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Kremlin says sorry to Goldman Sachs, German paper over Panama Papers slip-up

Kremlin says sorry to Goldman Sachs, German paper over Panama Papers slip-up

MOSCOW/MADRID: The Kremlin on Friday apologised to United States investment bank Goldman Sachs and German newspaper Suddeutsche Zeitung, saying aides had mistakenly informed President Vladimir Putin that the American bank owned the newspaper.

Putin, in a televised phone-in on Thursday, had repeated the erroneous information in comments he made about who he thought stood behind the leak of the Panama Papers which were handed to the German newspaper.

“It is more the error of those who prepared the briefing documents, my error,” Dmitry Peskov, a Kremlin spokesman, told reporters.

“There was information there that had not been checked and rechecked again and we gave it to the president. We have apologised (to the bank) and we will also apologise to the publication.”
Spanish industry minister resigns

Spain’s industry minister Jose Manuel Soria resigned on Friday after he was named in the Panama Papers leak and other media revelations that claimed he had links to offshore companies.

In a statement, he said he had tendered his resignation “in light of the succession of mistakes committed along the past few days, relating to my explanations over my business activities… and considering the obvious harm that this situation is doing to the Spanish government.”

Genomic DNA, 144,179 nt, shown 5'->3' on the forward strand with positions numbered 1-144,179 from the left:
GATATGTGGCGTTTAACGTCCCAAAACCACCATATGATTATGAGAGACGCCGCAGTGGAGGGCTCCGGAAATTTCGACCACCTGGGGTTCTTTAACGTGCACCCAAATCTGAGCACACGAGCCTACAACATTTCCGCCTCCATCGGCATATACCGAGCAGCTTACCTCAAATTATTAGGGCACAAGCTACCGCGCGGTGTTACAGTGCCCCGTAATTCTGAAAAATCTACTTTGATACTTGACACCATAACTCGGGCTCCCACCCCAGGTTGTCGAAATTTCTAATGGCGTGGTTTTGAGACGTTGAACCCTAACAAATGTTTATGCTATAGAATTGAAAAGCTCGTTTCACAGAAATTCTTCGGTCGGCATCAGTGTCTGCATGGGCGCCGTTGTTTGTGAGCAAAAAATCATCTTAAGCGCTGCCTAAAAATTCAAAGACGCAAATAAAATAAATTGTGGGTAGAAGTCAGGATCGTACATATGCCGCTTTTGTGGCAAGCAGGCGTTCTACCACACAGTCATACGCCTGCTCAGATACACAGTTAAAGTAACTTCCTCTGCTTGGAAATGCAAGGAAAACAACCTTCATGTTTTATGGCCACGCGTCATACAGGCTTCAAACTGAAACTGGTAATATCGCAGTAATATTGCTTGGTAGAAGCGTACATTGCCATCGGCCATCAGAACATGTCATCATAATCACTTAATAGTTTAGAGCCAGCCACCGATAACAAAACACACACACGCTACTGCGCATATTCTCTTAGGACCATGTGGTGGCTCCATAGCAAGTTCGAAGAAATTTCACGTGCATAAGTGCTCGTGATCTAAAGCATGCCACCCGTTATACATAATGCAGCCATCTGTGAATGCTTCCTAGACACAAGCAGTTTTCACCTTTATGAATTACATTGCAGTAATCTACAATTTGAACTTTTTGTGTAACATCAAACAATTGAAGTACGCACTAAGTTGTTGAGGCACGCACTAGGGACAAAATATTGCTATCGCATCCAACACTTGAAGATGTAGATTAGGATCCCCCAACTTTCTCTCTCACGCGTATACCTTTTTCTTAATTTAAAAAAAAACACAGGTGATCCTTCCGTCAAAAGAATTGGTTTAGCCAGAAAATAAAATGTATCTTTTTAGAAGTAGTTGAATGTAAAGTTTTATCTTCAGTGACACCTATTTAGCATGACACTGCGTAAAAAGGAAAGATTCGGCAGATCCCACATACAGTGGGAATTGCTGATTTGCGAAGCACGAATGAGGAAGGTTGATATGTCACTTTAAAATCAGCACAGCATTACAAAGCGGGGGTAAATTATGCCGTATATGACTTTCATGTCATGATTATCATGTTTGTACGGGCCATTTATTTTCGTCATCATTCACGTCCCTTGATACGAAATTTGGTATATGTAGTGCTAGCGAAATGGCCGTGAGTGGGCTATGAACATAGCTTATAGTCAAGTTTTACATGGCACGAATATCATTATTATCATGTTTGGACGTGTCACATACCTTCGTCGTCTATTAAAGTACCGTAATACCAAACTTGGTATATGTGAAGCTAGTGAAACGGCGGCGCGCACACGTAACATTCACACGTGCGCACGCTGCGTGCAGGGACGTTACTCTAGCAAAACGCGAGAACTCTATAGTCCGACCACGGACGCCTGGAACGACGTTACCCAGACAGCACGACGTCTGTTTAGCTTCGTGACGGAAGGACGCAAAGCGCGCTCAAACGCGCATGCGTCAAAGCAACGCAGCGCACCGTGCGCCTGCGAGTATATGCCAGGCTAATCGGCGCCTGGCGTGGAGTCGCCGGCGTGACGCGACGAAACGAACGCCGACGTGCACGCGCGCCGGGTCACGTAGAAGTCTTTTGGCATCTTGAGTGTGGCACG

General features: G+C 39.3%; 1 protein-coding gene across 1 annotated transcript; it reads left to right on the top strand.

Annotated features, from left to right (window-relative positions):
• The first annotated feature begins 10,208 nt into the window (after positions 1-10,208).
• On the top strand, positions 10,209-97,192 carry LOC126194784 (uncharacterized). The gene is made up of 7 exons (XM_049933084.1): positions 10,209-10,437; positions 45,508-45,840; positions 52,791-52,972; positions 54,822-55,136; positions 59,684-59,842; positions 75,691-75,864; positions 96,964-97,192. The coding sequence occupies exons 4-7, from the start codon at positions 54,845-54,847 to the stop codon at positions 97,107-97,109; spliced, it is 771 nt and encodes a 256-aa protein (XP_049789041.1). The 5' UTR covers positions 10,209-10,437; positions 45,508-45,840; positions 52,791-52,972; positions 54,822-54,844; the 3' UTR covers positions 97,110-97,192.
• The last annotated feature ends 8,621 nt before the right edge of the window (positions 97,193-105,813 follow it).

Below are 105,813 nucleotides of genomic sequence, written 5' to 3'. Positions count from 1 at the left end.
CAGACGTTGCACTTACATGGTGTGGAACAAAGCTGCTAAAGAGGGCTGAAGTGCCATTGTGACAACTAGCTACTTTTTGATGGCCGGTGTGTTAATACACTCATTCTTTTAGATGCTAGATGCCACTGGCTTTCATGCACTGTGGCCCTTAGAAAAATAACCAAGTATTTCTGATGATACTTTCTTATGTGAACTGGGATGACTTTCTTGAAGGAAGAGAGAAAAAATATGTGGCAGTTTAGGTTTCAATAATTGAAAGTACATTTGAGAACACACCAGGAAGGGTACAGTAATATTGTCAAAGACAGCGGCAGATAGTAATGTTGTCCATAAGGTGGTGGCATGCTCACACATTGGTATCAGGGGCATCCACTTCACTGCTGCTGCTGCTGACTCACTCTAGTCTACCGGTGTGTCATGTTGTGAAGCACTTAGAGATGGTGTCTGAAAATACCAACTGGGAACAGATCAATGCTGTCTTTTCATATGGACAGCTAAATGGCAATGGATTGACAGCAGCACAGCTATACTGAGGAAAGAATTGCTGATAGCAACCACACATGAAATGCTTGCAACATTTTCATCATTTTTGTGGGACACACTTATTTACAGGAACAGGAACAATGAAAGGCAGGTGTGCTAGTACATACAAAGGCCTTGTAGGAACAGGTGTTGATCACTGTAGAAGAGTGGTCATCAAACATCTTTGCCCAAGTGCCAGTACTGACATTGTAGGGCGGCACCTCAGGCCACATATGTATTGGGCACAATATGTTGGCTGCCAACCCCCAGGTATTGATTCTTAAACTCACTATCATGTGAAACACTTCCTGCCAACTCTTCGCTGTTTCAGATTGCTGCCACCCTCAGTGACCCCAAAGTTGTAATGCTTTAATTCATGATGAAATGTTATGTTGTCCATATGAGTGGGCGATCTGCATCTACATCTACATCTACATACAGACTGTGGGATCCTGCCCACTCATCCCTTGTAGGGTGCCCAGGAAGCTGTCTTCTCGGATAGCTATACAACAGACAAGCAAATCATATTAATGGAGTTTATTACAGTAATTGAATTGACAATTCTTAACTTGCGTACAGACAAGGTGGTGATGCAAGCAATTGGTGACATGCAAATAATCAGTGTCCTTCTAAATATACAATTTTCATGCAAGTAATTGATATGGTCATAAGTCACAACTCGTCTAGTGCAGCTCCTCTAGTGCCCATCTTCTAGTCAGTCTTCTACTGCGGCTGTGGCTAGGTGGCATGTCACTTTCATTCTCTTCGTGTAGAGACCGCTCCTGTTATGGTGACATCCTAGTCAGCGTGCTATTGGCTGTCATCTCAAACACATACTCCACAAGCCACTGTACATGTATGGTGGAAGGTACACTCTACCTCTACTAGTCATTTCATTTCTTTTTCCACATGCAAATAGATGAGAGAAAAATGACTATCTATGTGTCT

Soria’s troubles began on Monday when Spanish online daily El Confidencial, which has had access to the Panama Papers — millions of files leaked from law firm Mossack Fonseca — said he was an administrator of an offshore firm in 1992.

Soria called a news conference to deny any link to the company, but as the week went by, more allegations emerged from other media outlets, revealing further alleged connections to offshore havens. It is unclear as yet whether any of his alleged actions were illegal.

Soria is the latest political victim of the Panama Papers leak, which revealed how the world’s wealthy stashed assets in offshore companies and which the law firm blamed on a computer hack.

Iceland’s Prime Minister Sigmundur David Gunnlaugsson was also forced to resign over the leaks.

In his statement, Soria said politics “is an activity that must always be exemplary, also where… explanations are concerned”.

“When that doesn’t happen, one must assume one’s responsibilities,” he added, in an indication that he was resigning due to how he had handled the revelations, rather than over any irregularities.

Courtesy : Dawn News



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